Why We Don’t Address the Over-Valued Dollar

Paul KrugmanPaul Krugman highlighted a bit of disingenuousness about the Trans-Pacific Partnership (TPP) from the White House, Tariffs Versus Currencies. I thought it would be helpful to go into this a little bit because it is probably the most important single economic issue that we have to deal with. Basically: the dollar is too damned high. This is the reason that so many people are out of work. And this is the reason that we only manage to get to full employment when we have things like the late 1990s stock bubble and the late 2000s housing bubble.

In this new report (pdf), the authors said, “US businesses must overcome an average tariff hurdle of 6.8 percent, in addition to numerous non-tariff barriers (NTBs), to serve the roughly 95 percent of the world’s customers outside our borders.” Krugman noted that the 6.8% is supposed to sound like a very big number. But it isn’t. He provided the following graph that shows that value of the dollar (weighted by where we export) went up over 20% from last summer and the beginning of this year:

US Dollar Value -- Trade Weighted

Clearly, the value of the dollar is a far bigger deal. But I understand: 6.8% is still extra forcing against our exports. The problem is that the tariff forcing works both ways: we tax their goods and they tax our goods. So this discussion is disingenuous in the same way that these discussions always are on the issue of increased trade.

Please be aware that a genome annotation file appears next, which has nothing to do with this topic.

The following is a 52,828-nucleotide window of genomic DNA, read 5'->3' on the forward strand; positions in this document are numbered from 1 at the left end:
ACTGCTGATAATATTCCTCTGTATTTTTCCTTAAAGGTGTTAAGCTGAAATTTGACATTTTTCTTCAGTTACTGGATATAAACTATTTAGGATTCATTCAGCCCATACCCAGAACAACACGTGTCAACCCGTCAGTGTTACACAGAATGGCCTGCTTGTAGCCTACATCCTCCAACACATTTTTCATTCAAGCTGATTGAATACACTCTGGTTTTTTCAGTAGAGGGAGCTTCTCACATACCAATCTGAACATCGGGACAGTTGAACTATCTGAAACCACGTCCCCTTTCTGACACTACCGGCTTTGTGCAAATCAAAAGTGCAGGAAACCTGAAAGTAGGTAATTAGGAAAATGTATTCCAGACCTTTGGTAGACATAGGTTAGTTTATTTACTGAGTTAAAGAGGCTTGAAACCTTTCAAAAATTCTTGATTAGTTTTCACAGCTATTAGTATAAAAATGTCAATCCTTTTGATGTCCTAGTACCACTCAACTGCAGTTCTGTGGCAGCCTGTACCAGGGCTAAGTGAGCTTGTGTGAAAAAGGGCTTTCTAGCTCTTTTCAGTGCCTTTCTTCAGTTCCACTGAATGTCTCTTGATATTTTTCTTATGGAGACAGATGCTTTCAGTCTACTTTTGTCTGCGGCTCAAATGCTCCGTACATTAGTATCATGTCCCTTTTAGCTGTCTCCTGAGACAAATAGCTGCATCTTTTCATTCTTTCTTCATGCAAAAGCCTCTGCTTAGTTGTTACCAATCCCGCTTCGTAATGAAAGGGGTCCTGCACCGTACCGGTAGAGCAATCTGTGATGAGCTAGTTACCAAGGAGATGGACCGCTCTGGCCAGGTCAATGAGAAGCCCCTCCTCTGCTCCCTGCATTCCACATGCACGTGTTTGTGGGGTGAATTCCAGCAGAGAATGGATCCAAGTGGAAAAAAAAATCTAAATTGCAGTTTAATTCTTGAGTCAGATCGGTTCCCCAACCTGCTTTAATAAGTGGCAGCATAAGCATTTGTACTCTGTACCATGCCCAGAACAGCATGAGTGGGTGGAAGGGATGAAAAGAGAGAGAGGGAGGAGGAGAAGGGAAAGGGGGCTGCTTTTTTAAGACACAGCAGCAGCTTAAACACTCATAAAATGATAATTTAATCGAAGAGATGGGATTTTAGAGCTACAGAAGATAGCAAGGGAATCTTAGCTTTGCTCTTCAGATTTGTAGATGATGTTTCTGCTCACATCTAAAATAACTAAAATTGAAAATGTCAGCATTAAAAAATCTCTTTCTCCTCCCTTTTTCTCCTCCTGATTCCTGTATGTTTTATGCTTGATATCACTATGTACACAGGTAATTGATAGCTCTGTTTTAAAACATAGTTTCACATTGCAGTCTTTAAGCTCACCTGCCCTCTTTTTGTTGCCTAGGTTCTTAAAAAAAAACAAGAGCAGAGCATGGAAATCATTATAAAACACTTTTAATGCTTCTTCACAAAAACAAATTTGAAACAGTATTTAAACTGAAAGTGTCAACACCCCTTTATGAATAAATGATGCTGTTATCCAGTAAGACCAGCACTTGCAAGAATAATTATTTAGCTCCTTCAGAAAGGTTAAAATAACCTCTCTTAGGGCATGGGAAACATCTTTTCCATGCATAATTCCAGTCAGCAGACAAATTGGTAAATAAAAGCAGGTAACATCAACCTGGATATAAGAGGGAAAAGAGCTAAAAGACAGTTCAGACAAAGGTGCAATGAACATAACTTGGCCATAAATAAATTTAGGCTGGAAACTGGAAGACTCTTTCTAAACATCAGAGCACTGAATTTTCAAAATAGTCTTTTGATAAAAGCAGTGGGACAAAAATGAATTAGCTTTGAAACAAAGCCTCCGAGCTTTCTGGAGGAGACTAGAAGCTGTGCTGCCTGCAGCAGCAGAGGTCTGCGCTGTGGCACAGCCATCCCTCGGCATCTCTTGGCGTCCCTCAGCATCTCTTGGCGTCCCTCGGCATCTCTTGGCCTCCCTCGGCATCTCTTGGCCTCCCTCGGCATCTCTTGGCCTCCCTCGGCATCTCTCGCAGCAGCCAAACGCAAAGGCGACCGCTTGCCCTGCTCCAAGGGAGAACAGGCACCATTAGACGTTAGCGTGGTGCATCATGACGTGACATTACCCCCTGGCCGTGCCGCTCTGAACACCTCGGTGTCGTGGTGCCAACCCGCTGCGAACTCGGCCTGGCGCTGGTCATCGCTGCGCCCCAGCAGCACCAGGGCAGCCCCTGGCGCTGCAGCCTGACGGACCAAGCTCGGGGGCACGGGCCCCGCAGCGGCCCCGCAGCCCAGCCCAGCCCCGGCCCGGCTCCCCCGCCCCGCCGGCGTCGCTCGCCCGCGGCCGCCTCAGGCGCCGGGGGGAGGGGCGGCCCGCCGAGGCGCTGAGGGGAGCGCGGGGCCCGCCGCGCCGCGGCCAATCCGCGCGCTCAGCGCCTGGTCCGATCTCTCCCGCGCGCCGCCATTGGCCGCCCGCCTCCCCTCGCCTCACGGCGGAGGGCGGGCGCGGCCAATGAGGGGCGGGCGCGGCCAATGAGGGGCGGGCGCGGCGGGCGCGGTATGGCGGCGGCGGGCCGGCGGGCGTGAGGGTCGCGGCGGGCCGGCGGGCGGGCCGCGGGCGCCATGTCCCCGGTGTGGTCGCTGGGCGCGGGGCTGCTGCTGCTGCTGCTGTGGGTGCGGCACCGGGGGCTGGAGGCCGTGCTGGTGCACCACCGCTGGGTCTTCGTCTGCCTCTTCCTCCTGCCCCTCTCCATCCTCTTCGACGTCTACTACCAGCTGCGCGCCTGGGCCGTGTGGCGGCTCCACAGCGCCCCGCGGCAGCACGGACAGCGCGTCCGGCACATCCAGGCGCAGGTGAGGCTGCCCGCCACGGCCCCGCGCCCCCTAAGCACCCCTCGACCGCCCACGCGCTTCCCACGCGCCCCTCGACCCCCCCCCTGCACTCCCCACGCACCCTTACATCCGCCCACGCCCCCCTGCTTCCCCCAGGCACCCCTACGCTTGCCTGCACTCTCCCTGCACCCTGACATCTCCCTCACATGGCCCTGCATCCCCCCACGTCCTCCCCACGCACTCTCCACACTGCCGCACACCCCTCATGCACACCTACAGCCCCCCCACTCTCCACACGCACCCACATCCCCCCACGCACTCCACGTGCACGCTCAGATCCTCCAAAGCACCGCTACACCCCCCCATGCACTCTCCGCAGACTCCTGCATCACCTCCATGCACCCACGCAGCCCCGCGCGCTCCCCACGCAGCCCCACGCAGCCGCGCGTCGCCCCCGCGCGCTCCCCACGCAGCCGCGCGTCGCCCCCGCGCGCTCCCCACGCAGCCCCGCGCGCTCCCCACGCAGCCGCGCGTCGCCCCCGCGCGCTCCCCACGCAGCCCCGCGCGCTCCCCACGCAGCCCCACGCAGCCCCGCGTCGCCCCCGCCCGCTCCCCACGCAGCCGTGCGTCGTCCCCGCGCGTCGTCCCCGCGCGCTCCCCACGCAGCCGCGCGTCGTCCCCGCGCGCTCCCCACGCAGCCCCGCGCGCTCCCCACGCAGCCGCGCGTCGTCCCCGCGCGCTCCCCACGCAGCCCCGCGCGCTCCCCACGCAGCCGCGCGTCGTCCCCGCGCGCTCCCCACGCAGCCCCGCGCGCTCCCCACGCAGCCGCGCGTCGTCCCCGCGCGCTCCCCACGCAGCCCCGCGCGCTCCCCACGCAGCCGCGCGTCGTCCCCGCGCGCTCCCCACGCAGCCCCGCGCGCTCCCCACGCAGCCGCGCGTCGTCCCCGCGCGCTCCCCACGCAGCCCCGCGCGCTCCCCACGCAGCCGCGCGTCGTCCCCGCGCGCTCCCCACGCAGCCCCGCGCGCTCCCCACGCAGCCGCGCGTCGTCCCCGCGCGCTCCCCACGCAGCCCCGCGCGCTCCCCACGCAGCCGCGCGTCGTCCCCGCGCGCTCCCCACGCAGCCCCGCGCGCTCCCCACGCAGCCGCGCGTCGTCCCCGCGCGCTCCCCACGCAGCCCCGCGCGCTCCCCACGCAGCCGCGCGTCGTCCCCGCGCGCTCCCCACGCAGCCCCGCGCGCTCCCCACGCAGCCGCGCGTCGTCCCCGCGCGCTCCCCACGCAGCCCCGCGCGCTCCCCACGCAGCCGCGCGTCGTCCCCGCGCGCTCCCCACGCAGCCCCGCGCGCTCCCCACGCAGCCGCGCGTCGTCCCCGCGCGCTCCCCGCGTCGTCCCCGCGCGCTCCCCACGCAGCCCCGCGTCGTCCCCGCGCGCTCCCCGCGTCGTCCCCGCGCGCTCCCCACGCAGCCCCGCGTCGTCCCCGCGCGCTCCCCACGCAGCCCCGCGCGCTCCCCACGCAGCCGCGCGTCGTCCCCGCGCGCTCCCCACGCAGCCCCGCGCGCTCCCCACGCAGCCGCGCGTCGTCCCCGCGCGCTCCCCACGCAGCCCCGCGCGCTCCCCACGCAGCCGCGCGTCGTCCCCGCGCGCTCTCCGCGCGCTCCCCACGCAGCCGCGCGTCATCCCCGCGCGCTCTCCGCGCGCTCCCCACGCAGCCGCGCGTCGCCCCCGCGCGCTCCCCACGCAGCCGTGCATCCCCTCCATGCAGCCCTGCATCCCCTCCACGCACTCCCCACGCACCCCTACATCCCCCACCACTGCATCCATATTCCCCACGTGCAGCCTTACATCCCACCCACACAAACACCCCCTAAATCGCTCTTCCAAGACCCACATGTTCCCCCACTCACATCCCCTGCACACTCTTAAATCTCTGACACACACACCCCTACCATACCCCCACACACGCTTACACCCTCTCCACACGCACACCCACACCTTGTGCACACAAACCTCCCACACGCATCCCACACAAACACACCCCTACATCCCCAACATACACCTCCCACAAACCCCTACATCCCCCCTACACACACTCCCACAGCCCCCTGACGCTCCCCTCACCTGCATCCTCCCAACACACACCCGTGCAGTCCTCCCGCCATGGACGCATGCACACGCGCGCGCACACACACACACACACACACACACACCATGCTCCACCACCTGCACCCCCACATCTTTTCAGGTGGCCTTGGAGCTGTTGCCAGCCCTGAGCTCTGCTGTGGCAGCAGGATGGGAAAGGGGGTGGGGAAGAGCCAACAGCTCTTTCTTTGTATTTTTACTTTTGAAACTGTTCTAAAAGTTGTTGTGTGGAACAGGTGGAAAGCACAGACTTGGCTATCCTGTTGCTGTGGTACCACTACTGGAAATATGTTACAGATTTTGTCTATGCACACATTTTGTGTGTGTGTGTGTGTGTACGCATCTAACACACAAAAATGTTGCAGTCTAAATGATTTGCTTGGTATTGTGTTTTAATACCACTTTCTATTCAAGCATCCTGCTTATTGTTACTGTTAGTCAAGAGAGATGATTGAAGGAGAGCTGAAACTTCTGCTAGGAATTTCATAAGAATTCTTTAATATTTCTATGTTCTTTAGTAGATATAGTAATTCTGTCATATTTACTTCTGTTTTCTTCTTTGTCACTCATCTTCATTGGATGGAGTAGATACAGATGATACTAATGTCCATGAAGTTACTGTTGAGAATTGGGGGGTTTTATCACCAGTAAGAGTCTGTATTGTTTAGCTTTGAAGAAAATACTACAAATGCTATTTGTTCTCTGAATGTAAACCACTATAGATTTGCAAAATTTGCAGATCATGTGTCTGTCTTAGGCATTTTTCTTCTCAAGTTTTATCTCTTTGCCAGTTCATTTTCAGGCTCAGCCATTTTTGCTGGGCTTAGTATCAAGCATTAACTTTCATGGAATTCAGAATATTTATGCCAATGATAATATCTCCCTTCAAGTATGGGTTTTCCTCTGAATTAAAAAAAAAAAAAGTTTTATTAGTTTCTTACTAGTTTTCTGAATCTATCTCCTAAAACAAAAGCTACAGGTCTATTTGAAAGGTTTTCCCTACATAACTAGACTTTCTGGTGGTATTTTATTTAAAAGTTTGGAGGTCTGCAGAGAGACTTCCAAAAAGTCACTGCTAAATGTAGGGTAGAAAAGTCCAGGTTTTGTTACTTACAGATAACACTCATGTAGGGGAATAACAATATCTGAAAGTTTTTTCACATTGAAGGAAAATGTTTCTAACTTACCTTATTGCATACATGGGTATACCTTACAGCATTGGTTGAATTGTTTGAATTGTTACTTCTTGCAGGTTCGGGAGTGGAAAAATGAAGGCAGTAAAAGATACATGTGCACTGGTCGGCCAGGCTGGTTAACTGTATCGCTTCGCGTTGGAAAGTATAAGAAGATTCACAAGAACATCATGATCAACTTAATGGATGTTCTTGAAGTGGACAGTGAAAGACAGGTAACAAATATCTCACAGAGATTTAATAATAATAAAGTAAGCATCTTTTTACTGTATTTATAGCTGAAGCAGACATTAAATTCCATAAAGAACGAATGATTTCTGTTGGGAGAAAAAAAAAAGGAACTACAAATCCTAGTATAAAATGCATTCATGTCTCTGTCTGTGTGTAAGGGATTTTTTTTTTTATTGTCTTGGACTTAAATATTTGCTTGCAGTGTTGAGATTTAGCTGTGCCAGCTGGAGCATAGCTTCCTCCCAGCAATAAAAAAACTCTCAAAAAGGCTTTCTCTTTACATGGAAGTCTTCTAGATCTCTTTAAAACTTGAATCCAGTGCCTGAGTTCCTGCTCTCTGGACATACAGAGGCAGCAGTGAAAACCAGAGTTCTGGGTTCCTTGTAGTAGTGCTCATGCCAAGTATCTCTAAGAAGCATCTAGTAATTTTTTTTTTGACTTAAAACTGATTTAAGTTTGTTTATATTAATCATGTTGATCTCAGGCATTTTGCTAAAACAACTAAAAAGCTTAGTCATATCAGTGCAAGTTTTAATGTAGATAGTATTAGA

Dean Baker provided a good way to think of this. Imagine that there is a car being built in Ohio. After the trade deal, the company decides to send all the parts to Mexico to have the car assembled, and then shipped back here for sale. All of those car assembly workers are out of a job, yet “trade” has gone way up!

The question remains, “Why don’t we do something about the over valued dollar?” And the reason is because having a high valued dollar is great if you already have a lot of them. The high valued dollar is only a problem if you are like 99% of working age Americans who need a job. In addition to this, companies like Walmart depend upon buying cheap products from other countries. If paper towels out of China suddenly go up in price by 20%, it is a big problem for them because their supply lines are already set up. If paper towels can be purchased more cheaply in the US, then another retailer could beat Walmart’s prices.

All of this is entirely typical of the way the we deal with all problems in this country: we don’t go straight at the problem; we nibble around the edges. The TPP apologists will claim that we don’t deal with currency manipulation because it is a hard problem. But the value of the dollar is not just an issue of currency manipulation. During the Clinton years we explicitly had a “strong dollar” policy — and nothing has really changed. And that shows you that the real reason we don’t deal with the issue of the value of the dollar — and by extension, the issue of our trade deficit — is because the power elite in this country don’t want to. And that should tell you all you need to know about the TPP: it is being crammed down our throats because the power elite want it — not because it is good for the country.

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About Frank Moraes

Frank Moraes is a freelance writer and editor online and in print. He is educated as a scientist with a PhD in Atmospheric Physics. He has worked in climate science, remote sensing, throughout the computer industry, and as a college physics instructor. Find out more at About Frank Moraes.

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